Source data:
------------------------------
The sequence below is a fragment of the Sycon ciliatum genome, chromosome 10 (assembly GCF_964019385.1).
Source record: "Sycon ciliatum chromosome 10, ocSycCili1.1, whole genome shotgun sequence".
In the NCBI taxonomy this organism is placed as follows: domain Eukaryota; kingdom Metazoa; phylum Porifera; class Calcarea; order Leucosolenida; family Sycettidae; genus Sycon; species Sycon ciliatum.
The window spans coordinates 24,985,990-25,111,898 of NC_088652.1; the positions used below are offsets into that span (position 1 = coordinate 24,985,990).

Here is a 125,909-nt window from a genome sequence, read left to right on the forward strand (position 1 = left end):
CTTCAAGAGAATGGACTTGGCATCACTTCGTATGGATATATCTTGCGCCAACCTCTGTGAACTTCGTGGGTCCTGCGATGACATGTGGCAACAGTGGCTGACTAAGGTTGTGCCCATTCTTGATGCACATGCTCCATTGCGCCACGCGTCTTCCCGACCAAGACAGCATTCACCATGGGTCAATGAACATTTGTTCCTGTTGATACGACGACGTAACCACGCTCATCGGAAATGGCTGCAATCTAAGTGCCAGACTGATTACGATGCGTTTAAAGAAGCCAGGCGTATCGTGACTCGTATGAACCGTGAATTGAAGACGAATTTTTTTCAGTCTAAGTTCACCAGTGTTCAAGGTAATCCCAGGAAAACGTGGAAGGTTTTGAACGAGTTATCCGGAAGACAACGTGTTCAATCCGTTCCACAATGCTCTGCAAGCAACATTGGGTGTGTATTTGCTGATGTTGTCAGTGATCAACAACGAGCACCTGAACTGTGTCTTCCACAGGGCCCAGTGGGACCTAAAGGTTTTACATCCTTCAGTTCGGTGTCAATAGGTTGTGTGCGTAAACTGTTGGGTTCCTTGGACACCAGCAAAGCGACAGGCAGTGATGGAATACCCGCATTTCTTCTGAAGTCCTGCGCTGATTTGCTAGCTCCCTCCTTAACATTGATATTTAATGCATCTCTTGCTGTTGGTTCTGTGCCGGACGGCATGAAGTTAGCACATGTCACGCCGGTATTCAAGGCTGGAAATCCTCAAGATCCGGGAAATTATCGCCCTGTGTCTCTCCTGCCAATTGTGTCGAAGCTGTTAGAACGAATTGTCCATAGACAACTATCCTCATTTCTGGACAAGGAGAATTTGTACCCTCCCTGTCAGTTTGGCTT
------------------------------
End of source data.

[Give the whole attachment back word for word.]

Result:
The sequence below is a fragment of the Sycon ciliatum genome, chromosome 10 (assembly GCF_964019385.1).
Source record: "Sycon ciliatum chromosome 10, ocSycCili1.1, whole genome shotgun sequence".
In the NCBI taxonomy this organism is placed as follows: domain Eukaryota; kingdom Metazoa; phylum Porifera; class Calcarea; order Leucosolenida; family Sycettidae; genus Sycon; species Sycon ciliatum.
The window spans coordinates 24,985,990-25,111,898 of NC_088652.1; the positions used below are offsets into that span (position 1 = coordinate 24,985,990).

Here is a 125,909-nt window from a genome sequence, read left to right on the forward strand (position 1 = left end):
CTTCAAGAGAATGGACTTGGCATCACTTCGTATGGATATATCTTGCGCCAACCTCTGTGAACTTCGTGGGTCCTGCGATGACATGTGGCAACAGTGGCTGACTAAGGTTGTGCCCATTCTTGATGCACATGCTCCATTGCGCCACGCGTCTTCCCGACCAAGACAGCATTCACCATGGGTCAATGAACATTTGTTCCTGTTGATACGACGACGTAACCACGCTCATCGGAAATGGCTGCAATCTAAGTGCCAGACTGATTACGATGCGTTTAAAGAAGCCAGGCGTATCGTGACTCGTATGAACCGTGAATTGAAGACGAATTTTTTTCAGTCTAAGTTCACCAGTGTTCAAGGTAATCCCAGGAAAACGTGGAAGGTTTTGAACGAGTTATCCGGAAGACAACGTGTTCAATCCGTTCCACAATGCTCTGCAAGCAACATTGGGTGTGTATTTGCTGATGTTGTCAGTGATCAACAACGAGCACCTGAACTGTGTCTTCCACAGGGCCCAGTGGGACCTAAAGGTTTTACATCCTTCAGTTCGGTGTCAATAGGTTGTGTGCGTAAACTGTTGGGTTCCTTGGACACCAGCAAAGCGACAGGCAGTGATGGAATACCCGCATTTCTTCTGAAGTCCTGCGCTGATTTGCTAGCTCCCTCCTTAACATTGATATTTAATGCATCTCTTGCTGTTGGTTCTGTGCCGGACGGCATGAAGTTAGCACATGTCACGCCGGTATTCAAGGCTGGAAATCCTCAAGATCCGGGAAATTATCGCCCTGTGTCTCTCCTGCCAATTGTGTCGAAGCTGTTAGAACGAATTGTCCATAGACAACTATCCTCATTTCTGGACAAGGAGAATTTGTACCCTCCCTGTCAGTTTGGCTT